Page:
And so it happened. Living in my daughter's house during the power outage for six days now, with a slightly altered schedule and routine, finally took its toll on me.
Last night at 1:30 a.m., low blood sugar left me shaking and sweating, prompting wife Suellen to fetch some fruit juice which she poured down my throat and brought me back from the dregs of hypoglycemic despair.
Then with blood sugar back to a still low 61 mg/dL, I stood in the room with my shirt and sweatpants dripping wet. Excessive sweating is one effect of low blood sugar. I changed clothes and dried off and worked for an hour to restore my blood sugar to a normal level, while watching "The Desperate Housewives of Orange County" on TV. Then in the numb fog of the aftermath of low blood sugar, I returned to bed, still chilled from sweating so much and feeling as though I'd been given some knockout drug.
I was groggy. My IQ had dipped, although the return of blood to the depleted brain does cause some wild creativity. Sometimes I write down my thoughts that seem so amazing at the time but turn out to be drunken banter when I read them the morning after.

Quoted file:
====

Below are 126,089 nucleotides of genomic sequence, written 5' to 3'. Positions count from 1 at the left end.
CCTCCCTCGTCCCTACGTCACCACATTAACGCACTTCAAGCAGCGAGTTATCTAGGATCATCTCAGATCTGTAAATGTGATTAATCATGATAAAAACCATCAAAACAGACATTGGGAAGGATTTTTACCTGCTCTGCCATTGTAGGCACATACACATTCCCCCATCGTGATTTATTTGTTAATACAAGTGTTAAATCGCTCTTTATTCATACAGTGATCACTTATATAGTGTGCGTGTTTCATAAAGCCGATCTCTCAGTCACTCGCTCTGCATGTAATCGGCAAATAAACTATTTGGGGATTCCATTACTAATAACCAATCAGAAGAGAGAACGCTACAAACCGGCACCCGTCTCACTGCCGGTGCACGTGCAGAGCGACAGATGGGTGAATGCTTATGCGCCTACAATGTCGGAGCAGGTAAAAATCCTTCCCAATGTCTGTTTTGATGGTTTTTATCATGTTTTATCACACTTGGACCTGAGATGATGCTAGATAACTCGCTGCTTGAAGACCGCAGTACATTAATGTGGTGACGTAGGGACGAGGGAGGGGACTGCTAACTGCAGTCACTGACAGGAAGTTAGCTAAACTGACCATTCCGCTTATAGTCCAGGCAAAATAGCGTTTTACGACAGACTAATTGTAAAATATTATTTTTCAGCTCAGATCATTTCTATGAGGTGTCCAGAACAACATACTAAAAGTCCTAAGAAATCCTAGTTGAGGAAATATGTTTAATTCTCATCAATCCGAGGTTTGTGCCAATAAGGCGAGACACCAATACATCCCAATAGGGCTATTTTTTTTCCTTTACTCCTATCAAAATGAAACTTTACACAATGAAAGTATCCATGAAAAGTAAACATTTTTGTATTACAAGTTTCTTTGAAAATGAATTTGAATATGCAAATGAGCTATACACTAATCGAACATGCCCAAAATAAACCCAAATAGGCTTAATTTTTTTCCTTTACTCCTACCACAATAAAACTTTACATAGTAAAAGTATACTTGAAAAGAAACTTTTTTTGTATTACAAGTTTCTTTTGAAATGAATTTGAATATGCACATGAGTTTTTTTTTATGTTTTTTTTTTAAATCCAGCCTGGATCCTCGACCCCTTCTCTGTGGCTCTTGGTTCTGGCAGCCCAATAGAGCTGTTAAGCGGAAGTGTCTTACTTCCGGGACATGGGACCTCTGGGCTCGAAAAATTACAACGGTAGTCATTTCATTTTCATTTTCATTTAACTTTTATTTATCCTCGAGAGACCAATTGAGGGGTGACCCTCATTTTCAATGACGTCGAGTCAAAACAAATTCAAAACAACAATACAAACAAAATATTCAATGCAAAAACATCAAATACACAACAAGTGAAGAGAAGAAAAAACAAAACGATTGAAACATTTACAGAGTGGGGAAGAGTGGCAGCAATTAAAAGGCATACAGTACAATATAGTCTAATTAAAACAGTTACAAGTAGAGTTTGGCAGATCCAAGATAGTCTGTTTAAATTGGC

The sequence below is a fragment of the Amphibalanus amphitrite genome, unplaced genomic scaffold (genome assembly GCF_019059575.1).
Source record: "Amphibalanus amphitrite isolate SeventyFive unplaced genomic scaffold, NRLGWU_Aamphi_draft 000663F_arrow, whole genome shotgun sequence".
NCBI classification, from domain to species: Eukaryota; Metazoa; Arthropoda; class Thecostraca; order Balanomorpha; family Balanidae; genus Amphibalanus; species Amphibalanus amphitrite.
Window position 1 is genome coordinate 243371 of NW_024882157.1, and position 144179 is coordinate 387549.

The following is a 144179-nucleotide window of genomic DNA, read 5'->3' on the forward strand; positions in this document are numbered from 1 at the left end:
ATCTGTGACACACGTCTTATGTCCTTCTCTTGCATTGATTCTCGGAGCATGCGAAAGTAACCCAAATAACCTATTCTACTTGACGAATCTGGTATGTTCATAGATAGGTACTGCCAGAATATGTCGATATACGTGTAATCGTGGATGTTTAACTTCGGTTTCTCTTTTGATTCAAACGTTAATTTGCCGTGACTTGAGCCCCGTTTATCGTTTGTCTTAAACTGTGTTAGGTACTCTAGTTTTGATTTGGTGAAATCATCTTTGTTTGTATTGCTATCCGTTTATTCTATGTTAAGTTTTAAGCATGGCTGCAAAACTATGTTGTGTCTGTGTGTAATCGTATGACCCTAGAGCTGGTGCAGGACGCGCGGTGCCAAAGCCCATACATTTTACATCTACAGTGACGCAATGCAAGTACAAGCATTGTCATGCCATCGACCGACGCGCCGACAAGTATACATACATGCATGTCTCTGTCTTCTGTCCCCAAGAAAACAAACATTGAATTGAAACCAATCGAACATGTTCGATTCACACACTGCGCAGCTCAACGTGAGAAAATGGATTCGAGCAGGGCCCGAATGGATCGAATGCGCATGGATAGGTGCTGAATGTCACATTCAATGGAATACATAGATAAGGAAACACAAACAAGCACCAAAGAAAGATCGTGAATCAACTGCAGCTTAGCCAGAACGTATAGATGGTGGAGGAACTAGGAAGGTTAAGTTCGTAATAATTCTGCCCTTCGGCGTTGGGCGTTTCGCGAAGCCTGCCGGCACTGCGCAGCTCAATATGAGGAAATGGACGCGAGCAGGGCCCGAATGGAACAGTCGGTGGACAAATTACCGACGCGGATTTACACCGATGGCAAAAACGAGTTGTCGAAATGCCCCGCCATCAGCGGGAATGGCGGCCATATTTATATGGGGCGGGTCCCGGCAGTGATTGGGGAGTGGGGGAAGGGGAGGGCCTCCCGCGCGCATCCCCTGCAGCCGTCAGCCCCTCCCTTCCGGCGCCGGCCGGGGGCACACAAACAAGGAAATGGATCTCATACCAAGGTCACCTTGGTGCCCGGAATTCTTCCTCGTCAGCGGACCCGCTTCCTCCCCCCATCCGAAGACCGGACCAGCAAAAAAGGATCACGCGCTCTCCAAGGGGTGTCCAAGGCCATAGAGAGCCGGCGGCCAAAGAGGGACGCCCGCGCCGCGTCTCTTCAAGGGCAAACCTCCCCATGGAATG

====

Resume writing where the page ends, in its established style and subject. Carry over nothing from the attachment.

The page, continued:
Awakening this morning, I felt dreary and unenergized. Still groggy.
This was the first dramatic low blood sugar I'd experienced since April. I could blame the power outage for putting me off schedule. But that's a cop out. Whenever situations change, as occurs so often in life, those of us with diabetes must adapt. I did not eat enough last night and went to bed with blood sugar that was too low. (About 80). I'm to blame, not the snow or Allegheny Power.
Today I feel like a boxer who'd been down for the count the night before. Brain remains somewhat foggy. Slight headache. Eyelids wanting to close. Hands cramping up a bit as I type. I'm drinking Vitaminwater to get a little extra sugar in the blood, which continues to be slightly low, and have apple juice available in case I need a stronger boost of sugar. Probelm is, I'm not hungry, but the sugar continues to be low.
Typically after an episode of hypoglycemia, the blood sugar rebounds with a vengeance. The next day usually features higher blood sugars as the body pours sugar stored in the liver and other organs into the bloodstream in reaction to the grand depletion of blood glucose. Nature overreacts. But, for some reason, that's not occurring today.
Go figure. Nothing about his disease is thoroughly predictable or routine.
So I'm testing my blood sugar even more often than usual. I feel like I'm floating in a mental coccoon.
But worst of all is the fear that such episodes will further destroy kidney function. I blame a really bad episode of low blood sugar that left me unconscious for four hours for destroying enough kidney function to convince me to get on the transplant list. Hopefully last night won't affect kidney function because Sue did bring me back to life quickly. And yet, it still causes concern. I have 17 percent kidney function, which is only a few percentage points over the point of complete renal failure.
So how was your night?